An advocate of this transition in the 1970s, former US Secretary of Agriculture Earl Butz said farmers had to “get big or get out”. Since then, the average size of US farms has increased.
As the graph shows, these gains are the result of the disappearance of the medium-sized farm; small family farms have remained relatively constant. Today, 1% of US land is dedicated to organic farming and ranching. But because of the perceived health benefits, organic outperforms its weight class. Its purported benefits to the earth, particularly for soil quality and the provision of “ecosystem services” (fertilization, pollination, weed and pest control), are captured in the USDA’s National Organic Program.
The current study surveyed 542 organic fruit and vegetable growers, examining eight agroecological practices, categorizing adherence to these practices by farm size. These services included
- Application of compost or manure instead of synthetic fertilizers
- Intercropping – the simultaneous cultivation of two crops in the same rows to obtain the increased benefits of each. Examples include garlic and tomatoes.
- Planting insects to promote the presence of beneficial insects
- Reduced tillage to maintain composition and integrity
- Diversified crop rotation (3 or more) to guard against yield declines and crop losses
- Planting “out of season” cover crops to moisten weeds and reinfuse the soil with nitrogen. Mustard makes a great cover crop that blooms in early spring in Napa vineyards.
- Border planting to provide food for these beneficial insects increasing pollination and improving pest control
- Riparian buffers that serve to contain runoff, providing boundaries between crops
As the graph shows, smaller farms used more agroecological practices, but a larger gap was found as farm size increased.
Due to the scale of large farms, the use of border and insectary planting was inefficient; attracted insects did not penetrate the center of the fields. On the other hand, large farms had the capital to invest in machinery to reduce tillage, which meant more manual labor for small farmers. 54% of small farms used little mechanization, and only 3% of large farms were not mechanized.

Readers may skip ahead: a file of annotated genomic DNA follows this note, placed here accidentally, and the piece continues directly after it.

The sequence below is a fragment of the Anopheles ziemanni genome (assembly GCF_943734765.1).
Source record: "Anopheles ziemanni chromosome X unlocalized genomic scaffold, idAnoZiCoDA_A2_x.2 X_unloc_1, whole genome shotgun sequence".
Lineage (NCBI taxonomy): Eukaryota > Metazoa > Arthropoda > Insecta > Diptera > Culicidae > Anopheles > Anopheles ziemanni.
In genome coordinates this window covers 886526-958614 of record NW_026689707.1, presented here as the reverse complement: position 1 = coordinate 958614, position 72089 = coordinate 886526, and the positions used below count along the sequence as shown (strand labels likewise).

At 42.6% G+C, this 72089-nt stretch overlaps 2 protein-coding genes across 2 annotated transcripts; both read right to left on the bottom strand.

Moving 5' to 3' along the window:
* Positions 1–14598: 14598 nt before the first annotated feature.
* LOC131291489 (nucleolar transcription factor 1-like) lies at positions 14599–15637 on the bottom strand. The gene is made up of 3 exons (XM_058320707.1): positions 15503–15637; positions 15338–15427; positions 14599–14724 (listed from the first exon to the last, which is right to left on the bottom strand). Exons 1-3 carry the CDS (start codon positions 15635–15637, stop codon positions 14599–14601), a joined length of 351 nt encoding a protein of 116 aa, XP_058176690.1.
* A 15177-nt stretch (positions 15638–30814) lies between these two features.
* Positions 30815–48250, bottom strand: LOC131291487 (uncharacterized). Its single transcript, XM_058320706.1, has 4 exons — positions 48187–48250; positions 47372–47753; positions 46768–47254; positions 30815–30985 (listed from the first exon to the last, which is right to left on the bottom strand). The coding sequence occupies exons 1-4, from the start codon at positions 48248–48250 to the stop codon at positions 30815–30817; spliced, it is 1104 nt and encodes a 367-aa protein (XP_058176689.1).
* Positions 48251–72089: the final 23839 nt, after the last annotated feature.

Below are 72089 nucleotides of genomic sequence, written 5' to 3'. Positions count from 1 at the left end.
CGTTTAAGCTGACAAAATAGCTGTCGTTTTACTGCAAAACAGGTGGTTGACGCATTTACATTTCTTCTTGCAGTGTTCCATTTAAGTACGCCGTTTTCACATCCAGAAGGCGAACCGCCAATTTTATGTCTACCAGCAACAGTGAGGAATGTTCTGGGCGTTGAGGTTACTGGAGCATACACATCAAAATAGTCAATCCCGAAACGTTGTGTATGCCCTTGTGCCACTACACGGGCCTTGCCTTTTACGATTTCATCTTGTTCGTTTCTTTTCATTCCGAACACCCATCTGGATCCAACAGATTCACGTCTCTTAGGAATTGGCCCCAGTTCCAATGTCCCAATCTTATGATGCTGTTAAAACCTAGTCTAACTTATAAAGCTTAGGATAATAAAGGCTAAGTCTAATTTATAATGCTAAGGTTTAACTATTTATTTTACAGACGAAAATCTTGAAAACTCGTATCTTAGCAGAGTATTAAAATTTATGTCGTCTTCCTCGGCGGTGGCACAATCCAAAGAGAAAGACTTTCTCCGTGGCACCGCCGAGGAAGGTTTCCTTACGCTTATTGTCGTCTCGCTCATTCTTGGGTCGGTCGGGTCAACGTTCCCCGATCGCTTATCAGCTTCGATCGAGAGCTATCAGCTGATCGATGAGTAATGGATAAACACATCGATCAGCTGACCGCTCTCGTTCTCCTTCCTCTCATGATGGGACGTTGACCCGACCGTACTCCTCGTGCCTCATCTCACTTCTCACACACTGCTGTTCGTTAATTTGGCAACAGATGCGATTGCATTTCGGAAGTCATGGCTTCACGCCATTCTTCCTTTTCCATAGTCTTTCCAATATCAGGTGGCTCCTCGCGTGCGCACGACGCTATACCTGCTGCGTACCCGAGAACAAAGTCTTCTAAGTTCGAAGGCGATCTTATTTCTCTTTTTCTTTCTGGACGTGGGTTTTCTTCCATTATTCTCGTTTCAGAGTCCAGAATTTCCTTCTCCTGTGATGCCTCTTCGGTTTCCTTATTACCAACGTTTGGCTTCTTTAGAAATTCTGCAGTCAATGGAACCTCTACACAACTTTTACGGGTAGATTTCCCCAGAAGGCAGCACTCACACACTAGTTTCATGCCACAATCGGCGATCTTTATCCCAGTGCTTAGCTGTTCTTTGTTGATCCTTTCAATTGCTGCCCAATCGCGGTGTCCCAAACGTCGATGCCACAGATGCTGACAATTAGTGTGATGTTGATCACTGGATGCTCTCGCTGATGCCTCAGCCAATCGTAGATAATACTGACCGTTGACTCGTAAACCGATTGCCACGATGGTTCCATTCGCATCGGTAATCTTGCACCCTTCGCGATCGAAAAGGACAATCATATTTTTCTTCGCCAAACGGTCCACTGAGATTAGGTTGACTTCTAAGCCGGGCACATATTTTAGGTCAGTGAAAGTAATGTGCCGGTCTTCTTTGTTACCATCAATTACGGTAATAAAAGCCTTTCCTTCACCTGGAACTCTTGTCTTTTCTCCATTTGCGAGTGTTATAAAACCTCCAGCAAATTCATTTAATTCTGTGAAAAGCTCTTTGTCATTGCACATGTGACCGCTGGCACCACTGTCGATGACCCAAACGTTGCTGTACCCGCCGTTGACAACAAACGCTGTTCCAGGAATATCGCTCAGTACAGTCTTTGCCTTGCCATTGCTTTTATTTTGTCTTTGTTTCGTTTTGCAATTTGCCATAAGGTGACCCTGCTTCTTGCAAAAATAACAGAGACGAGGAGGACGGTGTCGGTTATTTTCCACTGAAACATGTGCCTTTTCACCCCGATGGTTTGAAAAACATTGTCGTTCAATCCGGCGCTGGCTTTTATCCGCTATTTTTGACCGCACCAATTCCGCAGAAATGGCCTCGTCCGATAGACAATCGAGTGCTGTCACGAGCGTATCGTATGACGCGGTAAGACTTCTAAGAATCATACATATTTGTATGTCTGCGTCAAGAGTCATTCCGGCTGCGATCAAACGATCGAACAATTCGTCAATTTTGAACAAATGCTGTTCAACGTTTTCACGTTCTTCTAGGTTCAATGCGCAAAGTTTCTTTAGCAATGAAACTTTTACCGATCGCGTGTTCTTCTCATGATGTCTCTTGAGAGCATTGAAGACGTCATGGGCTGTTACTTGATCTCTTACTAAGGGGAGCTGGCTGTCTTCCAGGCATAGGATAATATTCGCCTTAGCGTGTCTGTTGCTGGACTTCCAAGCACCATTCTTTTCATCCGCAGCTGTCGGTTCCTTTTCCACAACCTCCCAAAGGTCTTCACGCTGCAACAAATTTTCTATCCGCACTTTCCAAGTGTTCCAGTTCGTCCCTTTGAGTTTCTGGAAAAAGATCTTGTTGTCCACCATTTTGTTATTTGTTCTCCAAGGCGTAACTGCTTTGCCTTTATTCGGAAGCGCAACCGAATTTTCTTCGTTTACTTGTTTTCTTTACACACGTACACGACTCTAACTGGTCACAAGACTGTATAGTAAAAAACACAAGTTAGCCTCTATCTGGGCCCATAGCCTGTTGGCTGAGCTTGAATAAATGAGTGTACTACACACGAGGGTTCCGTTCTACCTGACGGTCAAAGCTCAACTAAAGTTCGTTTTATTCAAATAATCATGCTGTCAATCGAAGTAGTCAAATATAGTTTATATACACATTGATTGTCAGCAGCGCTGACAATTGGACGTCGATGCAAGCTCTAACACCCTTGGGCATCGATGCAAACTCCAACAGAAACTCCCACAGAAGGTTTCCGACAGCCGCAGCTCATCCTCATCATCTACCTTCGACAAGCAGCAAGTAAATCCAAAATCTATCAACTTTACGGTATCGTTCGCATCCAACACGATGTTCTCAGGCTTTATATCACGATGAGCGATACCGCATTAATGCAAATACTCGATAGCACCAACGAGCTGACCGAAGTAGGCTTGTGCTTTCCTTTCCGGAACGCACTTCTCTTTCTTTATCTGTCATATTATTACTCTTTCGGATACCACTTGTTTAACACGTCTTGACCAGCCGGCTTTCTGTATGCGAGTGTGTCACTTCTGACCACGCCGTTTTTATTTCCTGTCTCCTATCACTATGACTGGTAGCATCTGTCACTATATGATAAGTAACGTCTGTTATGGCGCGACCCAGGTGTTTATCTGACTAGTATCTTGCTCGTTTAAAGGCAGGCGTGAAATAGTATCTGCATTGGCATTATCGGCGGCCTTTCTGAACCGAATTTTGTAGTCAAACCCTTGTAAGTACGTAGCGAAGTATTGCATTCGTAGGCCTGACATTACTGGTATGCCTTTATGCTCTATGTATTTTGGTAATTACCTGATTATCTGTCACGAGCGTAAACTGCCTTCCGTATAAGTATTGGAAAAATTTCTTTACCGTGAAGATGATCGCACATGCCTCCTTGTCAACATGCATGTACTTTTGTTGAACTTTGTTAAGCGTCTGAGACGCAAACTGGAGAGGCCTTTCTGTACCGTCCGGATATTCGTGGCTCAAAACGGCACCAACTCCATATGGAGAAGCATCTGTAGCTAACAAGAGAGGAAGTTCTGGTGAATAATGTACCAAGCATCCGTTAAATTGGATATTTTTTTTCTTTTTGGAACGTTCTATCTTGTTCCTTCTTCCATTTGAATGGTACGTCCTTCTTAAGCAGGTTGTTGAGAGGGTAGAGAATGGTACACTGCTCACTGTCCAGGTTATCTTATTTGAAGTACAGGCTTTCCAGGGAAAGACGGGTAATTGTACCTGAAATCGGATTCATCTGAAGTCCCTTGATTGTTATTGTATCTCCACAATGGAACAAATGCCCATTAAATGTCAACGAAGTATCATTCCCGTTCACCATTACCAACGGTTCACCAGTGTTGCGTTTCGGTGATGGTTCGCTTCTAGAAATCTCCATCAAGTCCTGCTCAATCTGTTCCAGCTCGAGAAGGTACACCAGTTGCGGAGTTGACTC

The researchers also describe four characteristics of conventional agriculture, “low crop diversity, high mechanization, wholesale marketing and non-local market access”. As expected, larger organic farms used more of these practices.
The scale makes the difference
The ability to scale results in fewer agroecological practices being followed, but in return there is a larger market and the ability to achieve the various organic certifications (as Dr. Caldwell wrote). The small farmer does not have access to larger markets and is destined to sell primarily within his community. Plus, they don’t have the margins to complete the organic regulatory paperwork, while ironically being more “organic” than those big farms. As in many industries, the biggest enemy of small business is big business.
 Organic product sales soar in 2020 to over $61 billion
Source: Farm size affects the use of agroecological practices on organic farms in the United States. Natural plants DOI: 10.1038/s41477-022-01191-1
Dr. Charles Dinerstein, MD, MBA, FACS is the Medical Director of the American Council on Science and Health.
He has over 25 years of experience as a vascular surgeon. He earned his MBA with honors from George Washington University’s MBA in Healthcare program and has consulted for hospitals.
A version of this article was originally published on the American Council on Science and Health and is used here with permission. The American Council on Science and Health can be found on Twitter @ACSHorg